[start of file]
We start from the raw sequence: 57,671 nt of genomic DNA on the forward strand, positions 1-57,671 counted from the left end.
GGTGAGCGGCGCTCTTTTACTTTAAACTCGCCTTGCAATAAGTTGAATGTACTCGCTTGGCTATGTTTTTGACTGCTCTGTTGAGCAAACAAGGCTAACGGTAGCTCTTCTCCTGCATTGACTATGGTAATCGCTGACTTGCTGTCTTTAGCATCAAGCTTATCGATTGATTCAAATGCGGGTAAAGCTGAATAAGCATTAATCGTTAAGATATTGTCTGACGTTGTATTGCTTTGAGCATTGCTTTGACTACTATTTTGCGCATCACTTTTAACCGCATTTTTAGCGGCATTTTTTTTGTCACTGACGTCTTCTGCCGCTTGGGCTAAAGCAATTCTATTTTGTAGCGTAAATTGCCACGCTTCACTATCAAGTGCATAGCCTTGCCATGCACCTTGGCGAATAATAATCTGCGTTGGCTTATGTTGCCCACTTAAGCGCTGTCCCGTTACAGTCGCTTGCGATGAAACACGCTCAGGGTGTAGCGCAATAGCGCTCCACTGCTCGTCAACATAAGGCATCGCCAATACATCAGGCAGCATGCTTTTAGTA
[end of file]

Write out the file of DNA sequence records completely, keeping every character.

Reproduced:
We start from the raw sequence: 57,671 nt of genomic DNA on the forward strand, positions 1-57,671 counted from the left end.
GGTGAGCGGCGCTCTTTTACTTTAAACTCGCCTTGCAATAAGTTGAATGTACTCGCTTGGCTATGTTTTTGACTGCTCTGTTGAGCAAACAAGGCTAACGGTAGCTCTTCTCCTGCATTGACTATGGTAATCGCTGACTTGCTGTCTTTAGCATCAAGCTTATCGATTGATTCAAATGCGGGTAAAGCTGAATAAGCATTAATCGTTAAGATATTGTCTGACGTTGTATTGCTTTGAGCATTGCTTTGACTACTATTTTGCGCATCACTTTTAACCGCATTTTTAGCGGCATTTTTTTTGTCACTGACGTCTTCTGCCGCTTGGGCTAAAGCAATTCTATTTTGTAGCGTAAATTGCCACGCTTCACTATCAAGTGCATAGCCTTGCCATGCACCTTGGCGAATAATAATCTGCGTTGGCTTATGTTGCCCACTTAAGCGCTGTCCCGTTACAGTCGCTTGCGATGAAACACGCTCAGGGTGTAGCGCAATAGCGCTCCACTGCTCGTCAACATAAGGCATCGCCAATACATCAGGCAGCATGCTTTTAGTA